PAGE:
Compared with the energy at the Blind Pig, the surrounding city streets seemed unusually quiet and sleepy. The mass of people was eager to hear the relatively unknown folk singer/songwriter Mason Jennings.

Music Reviews
Mason Jennings performed at the Blind Pig on Friday. (MIKE HULSEBUSDaily)

With a guitar in hand and harmonica strapped around his neck, Jennings’s influences were strong and clear. Growing up in the booming music scene of Minneapolis, Minn., Jennings showed a clear hint of Bob Dylan’s storyteller mentality with his developing lyrics and vocal talents.

The intimate setting of the Pig and its impeccable acoustics aided his songs about his love life, home and experiences traveling around the country. “Crown” revved the engine of the audience with its upbeat, simple chord progressions and the conversational style of his vocal delivery.

The number of people who knew Jennings’s material and sang along with his soulful ballads and bombastic verses made the atmosphere electric for any newcomer to his music. His limited choruses and repetitive verses were hardly noticeable thanks to the contagious passion fused into the performance. The masses chimed in during “Butterfly” when Jennings questioned, “I don’t know why it is I do things like this / After all that I’ve run from / Where the fuck did you come from?”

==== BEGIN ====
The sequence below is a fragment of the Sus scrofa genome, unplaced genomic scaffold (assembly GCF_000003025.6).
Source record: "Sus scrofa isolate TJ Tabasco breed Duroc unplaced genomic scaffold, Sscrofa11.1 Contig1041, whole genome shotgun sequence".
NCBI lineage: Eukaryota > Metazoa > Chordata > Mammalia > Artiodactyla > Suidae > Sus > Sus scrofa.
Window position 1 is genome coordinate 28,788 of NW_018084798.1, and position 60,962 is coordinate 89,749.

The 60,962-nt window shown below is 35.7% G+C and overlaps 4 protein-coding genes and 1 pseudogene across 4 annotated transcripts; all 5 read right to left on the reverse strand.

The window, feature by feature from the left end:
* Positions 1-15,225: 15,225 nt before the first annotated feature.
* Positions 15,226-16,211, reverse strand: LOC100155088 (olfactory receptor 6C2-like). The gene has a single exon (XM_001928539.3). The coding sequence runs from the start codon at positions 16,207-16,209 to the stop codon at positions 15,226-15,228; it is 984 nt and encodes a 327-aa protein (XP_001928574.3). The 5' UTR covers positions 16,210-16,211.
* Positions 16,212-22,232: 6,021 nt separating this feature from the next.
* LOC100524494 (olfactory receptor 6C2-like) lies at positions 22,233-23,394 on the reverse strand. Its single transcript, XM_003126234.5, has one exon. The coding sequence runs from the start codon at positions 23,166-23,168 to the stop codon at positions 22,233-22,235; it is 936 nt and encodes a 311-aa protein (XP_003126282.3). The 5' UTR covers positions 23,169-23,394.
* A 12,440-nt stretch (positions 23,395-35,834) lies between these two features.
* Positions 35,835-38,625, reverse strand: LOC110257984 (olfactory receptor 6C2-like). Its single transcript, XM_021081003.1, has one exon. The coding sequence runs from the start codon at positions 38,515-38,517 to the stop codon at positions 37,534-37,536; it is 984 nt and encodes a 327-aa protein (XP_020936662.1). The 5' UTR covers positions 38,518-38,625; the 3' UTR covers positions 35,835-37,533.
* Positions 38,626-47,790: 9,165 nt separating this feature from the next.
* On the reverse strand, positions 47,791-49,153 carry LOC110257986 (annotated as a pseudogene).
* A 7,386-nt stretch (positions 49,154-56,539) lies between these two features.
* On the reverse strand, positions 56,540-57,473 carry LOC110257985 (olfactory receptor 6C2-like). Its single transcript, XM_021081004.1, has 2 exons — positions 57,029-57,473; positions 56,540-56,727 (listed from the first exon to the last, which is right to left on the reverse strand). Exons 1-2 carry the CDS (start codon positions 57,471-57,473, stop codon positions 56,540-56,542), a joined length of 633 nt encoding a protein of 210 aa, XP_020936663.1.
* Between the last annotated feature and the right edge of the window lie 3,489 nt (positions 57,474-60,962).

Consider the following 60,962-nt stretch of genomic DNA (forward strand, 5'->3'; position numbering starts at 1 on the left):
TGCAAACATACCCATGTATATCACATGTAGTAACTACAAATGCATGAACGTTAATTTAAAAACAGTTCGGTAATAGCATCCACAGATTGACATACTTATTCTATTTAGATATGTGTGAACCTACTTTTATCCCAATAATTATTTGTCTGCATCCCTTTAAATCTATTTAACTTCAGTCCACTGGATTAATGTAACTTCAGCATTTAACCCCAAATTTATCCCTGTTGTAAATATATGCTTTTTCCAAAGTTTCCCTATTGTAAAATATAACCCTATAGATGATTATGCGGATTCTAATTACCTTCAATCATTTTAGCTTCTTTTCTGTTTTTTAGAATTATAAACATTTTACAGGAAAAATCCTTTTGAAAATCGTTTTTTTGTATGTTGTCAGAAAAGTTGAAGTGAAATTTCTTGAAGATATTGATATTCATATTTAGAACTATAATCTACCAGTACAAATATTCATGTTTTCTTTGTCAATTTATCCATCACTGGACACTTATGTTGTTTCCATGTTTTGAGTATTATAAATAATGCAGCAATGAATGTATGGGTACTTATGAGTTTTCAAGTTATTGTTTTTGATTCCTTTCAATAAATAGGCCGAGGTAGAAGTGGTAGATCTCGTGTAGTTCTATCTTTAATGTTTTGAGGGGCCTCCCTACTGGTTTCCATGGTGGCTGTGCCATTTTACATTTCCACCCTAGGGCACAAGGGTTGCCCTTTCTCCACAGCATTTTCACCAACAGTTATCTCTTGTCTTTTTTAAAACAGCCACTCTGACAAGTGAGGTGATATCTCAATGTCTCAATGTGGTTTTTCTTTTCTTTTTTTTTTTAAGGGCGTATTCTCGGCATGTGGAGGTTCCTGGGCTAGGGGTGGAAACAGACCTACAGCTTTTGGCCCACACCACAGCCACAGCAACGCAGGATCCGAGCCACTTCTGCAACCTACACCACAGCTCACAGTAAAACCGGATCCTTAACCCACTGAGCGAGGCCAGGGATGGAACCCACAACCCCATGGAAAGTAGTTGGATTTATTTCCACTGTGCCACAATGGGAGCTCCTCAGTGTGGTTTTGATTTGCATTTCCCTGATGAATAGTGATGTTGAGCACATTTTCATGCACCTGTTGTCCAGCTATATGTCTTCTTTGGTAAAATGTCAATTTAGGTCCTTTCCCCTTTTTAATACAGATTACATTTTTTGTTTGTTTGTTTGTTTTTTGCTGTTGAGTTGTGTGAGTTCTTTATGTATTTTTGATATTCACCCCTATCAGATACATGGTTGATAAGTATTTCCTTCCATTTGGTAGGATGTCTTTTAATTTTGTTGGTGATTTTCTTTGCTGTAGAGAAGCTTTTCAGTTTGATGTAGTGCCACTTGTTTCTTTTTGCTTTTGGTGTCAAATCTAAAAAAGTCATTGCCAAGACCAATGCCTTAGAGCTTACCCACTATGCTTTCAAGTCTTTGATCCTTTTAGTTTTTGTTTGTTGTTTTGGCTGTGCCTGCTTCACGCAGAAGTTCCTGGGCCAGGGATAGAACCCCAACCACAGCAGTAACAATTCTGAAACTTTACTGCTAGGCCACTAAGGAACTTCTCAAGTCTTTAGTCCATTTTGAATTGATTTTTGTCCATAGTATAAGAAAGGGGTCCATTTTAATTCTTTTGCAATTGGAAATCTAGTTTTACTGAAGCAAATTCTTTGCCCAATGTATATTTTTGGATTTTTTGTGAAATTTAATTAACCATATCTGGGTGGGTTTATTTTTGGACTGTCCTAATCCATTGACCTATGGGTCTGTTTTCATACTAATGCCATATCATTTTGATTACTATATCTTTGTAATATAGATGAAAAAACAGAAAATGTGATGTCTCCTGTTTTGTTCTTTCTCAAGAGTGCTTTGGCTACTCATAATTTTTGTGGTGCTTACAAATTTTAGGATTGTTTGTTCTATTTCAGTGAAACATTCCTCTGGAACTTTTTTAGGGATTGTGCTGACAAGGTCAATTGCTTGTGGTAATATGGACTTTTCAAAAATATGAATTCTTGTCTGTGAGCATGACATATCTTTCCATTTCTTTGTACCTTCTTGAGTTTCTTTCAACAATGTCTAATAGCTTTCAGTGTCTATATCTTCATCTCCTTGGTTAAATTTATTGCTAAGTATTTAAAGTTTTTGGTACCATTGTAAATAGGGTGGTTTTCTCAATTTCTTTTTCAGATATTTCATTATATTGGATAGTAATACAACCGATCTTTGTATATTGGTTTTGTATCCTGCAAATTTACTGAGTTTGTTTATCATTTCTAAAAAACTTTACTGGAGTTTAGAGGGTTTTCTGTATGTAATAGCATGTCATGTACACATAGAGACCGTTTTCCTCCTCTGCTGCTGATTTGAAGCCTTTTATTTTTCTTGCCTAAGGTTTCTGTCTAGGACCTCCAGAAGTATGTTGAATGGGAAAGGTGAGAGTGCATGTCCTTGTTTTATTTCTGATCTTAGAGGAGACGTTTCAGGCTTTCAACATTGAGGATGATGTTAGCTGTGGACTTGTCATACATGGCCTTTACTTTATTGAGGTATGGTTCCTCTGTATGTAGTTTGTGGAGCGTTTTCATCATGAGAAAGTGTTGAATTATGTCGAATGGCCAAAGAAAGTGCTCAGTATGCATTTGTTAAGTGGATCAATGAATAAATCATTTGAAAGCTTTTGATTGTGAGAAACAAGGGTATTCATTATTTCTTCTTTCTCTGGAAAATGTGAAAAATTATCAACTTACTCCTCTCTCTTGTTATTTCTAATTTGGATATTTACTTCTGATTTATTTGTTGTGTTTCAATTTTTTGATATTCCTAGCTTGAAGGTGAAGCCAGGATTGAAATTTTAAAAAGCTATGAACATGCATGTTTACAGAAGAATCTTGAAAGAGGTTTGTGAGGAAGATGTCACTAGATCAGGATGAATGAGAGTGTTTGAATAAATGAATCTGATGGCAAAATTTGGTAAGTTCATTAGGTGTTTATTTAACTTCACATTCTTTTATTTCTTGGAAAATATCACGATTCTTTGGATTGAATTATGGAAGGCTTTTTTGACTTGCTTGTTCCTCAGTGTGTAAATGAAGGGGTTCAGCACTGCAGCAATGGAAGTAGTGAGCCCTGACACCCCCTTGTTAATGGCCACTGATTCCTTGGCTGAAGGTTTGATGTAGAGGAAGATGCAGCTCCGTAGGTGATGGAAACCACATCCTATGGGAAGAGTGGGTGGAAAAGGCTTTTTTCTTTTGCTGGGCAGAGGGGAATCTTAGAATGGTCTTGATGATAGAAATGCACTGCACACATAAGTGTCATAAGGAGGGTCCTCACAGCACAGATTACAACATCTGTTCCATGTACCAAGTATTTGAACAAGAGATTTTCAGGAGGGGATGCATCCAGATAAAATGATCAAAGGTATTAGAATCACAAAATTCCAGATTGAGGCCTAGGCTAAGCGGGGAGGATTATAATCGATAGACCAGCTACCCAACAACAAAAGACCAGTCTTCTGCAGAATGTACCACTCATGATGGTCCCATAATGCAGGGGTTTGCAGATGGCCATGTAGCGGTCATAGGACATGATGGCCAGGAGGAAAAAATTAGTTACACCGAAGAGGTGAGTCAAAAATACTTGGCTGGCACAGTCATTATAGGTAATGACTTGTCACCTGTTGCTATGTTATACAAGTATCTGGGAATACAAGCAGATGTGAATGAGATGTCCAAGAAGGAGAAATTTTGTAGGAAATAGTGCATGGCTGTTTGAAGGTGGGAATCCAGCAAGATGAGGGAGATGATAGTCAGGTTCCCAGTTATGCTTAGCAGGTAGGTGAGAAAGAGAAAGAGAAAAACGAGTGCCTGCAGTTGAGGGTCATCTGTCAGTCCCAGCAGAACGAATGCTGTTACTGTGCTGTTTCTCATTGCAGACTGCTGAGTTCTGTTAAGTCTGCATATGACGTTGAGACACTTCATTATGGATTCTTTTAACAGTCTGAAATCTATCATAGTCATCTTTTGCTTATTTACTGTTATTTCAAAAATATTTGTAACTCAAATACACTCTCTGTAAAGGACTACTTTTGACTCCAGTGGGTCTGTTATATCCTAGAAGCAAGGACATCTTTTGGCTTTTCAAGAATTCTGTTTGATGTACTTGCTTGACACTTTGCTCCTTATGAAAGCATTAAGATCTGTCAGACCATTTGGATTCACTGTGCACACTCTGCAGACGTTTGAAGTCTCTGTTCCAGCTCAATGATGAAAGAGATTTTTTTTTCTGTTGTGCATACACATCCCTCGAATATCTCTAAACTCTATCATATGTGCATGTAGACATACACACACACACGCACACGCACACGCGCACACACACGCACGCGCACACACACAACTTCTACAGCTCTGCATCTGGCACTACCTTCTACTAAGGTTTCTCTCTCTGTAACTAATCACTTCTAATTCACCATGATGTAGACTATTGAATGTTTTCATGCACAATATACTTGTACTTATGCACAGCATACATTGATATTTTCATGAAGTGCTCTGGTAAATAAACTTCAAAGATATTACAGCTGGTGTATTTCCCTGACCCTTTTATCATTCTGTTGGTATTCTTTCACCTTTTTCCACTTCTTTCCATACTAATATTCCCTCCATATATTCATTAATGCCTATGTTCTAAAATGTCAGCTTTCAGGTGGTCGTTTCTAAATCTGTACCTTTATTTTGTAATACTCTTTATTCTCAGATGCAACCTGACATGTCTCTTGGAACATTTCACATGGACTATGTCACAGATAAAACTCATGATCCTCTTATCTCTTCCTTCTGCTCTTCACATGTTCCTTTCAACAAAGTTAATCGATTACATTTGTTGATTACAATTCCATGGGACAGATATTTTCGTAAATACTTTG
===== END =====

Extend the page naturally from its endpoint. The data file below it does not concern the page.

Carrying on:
The mood calmed when Jennings left his guitar to sit down at the keyboard. During “Duluth,” the crowd held up their lighters as he sang of marriage and unrequited love from childhood to maturity with melancholy.

While playing crowd favorites “Big Sur,” “California Part II” and “The Mountain,” his lyrics sparked the audience to respond to the ideal picture of California and life he presented. The roars of the crowd following “The Mountain” overpowered Jennings and drowned out all other noise.

Jennings’s lifeless cover of Allison Krauss’s “Down to the River to Pray” from the O, Brother Where Art Thou Soundtrack, was completely out of place. The harmonizing demanded by the song didn’t complement Jennings’s monotone voice.

When Jennings finished his set with “Keepin’ It Real,” from his most recent album Use Your Voice, chants of “Mason, Mason,” assaulted the stage. His presence was impressive as he sang a fair mix of old and new songs. He responded to the thundering crowd with a simple statement, “Thank you for having so much fun.” Simple words from a man reveling in simplicity.

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